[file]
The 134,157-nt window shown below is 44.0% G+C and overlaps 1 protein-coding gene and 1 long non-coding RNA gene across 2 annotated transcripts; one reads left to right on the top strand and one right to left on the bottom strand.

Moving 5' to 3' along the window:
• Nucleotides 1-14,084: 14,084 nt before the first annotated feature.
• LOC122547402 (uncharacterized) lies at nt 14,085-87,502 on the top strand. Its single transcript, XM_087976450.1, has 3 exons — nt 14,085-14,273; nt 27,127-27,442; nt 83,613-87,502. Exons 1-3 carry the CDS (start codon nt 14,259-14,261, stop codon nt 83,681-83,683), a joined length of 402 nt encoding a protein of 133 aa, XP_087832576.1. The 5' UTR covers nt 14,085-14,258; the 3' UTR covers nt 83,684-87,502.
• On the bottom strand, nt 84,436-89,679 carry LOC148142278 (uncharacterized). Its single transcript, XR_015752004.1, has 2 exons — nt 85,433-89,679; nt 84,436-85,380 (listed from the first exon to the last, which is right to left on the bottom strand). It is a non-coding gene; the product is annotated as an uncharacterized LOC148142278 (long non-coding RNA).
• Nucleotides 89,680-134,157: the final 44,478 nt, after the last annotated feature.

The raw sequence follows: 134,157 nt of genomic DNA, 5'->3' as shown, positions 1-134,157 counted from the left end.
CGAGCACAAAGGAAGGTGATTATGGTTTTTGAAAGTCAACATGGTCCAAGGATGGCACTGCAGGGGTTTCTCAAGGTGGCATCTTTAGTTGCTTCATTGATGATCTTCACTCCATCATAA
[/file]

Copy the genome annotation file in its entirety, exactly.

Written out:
The 134,157-nt window shown below is 44.0% G+C and overlaps 1 protein-coding gene and 1 long non-coding RNA gene across 2 annotated transcripts; one reads left to right on the top strand and one right to left on the bottom strand.

Moving 5' to 3' along the window:
• Nucleotides 1-14,084: 14,084 nt before the first annotated feature.
• LOC122547402 (uncharacterized) lies at nt 14,085-87,502 on the top strand. Its single transcript, XM_087976450.1, has 3 exons — nt 14,085-14,273; nt 27,127-27,442; nt 83,613-87,502. Exons 1-3 carry the CDS (start codon nt 14,259-14,261, stop codon nt 83,681-83,683), a joined length of 402 nt encoding a protein of 133 aa, XP_087832576.1. The 5' UTR covers nt 14,085-14,258; the 3' UTR covers nt 83,684-87,502.
• On the bottom strand, nt 84,436-89,679 carry LOC148142278 (uncharacterized). Its single transcript, XR_015752004.1, has 2 exons — nt 85,433-89,679; nt 84,436-85,380 (listed from the first exon to the last, which is right to left on the bottom strand). It is a non-coding gene; the product is annotated as an uncharacterized LOC148142278 (long non-coding RNA).
• Nucleotides 89,680-134,157: the final 44,478 nt, after the last annotated feature.

The raw sequence follows: 134,157 nt of genomic DNA, 5'->3' as shown, positions 1-134,157 counted from the left end.
CGAGCACAAAGGAAGGTGATTATGGTTTTTGAAAGTCAACATGGTCCAAGGATGGCACTGCAGGGGTTTCTCAAGGTGGCATCTTTAGTTGCTTCATTGATGATCTTCACTCCATCATAA